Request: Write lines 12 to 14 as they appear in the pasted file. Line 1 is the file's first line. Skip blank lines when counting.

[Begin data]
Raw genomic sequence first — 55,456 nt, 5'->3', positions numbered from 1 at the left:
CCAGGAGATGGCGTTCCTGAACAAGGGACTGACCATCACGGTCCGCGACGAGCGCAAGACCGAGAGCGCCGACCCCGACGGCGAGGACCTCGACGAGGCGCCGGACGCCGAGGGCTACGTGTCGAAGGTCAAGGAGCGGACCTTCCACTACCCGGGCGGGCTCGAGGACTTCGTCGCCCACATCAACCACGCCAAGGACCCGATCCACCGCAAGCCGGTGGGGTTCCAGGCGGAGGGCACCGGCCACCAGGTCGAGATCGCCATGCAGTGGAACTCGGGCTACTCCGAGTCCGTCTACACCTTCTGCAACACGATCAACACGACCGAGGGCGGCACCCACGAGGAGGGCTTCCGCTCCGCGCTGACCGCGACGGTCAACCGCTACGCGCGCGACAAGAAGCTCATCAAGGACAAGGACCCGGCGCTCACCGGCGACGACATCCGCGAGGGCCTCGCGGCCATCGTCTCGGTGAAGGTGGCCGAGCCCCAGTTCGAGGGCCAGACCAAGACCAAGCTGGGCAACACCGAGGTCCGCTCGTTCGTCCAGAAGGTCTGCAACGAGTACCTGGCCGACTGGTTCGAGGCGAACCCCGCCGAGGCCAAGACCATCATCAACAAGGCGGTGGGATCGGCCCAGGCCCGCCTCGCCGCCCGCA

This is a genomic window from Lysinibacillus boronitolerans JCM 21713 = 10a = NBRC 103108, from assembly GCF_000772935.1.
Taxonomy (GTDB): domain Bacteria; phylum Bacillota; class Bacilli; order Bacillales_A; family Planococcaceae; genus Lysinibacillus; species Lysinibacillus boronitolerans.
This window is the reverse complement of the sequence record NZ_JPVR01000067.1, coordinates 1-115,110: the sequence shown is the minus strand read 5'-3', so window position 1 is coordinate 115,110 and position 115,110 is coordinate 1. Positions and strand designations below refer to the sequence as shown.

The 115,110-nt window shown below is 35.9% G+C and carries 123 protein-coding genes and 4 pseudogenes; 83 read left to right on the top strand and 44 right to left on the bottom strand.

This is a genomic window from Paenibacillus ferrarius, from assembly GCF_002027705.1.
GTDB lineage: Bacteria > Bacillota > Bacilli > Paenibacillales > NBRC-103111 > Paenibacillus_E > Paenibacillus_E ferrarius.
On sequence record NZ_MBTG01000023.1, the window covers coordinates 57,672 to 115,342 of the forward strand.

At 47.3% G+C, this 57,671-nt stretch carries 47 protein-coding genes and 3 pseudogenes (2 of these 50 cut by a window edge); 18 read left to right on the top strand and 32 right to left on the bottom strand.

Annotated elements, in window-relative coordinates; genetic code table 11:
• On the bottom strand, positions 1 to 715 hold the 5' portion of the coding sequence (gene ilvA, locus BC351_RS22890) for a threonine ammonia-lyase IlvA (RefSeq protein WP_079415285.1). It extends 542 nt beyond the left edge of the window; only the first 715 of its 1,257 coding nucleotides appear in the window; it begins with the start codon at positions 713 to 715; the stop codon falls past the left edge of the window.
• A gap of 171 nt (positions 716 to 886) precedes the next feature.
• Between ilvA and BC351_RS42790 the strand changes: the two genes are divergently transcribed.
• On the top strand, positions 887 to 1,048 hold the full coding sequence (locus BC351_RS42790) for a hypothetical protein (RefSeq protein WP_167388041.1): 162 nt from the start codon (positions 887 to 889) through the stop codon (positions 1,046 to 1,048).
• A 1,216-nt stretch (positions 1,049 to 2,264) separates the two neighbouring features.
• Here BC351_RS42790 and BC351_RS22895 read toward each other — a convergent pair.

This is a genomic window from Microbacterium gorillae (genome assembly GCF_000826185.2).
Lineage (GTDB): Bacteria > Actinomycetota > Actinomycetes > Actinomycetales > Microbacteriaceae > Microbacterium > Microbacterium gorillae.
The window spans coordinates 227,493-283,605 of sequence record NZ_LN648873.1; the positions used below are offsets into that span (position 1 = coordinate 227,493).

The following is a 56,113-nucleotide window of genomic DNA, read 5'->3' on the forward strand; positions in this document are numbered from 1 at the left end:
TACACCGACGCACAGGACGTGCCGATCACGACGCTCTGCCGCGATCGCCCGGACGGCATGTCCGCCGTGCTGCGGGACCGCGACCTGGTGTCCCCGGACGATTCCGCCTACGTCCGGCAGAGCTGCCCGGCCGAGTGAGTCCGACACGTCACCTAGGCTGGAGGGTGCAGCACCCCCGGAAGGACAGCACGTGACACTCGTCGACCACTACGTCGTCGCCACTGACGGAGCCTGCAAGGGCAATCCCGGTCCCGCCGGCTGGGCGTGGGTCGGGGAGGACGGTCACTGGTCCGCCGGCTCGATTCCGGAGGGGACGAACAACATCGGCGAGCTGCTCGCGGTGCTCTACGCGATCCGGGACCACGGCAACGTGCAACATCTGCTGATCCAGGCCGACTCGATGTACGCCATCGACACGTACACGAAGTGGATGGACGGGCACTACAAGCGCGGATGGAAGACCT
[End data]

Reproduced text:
• On the bottom strand, positions 1 to 715 hold the 5' portion of the coding sequence (gene ilvA, locus BC351_RS22890) for a threonine ammonia-lyase IlvA (RefSeq protein WP_079415285.1). It extends 542 nt beyond the left edge of the window; only the first 715 of its 1,257 coding nucleotides appear in the window; it begins with the start codon at positions 713 to 715; the stop codon falls past the left edge of the window.
• A gap of 171 nt (positions 716 to 886) precedes the next feature.
• Between ilvA and BC351_RS42790 the strand changes: the two genes are divergently transcribed.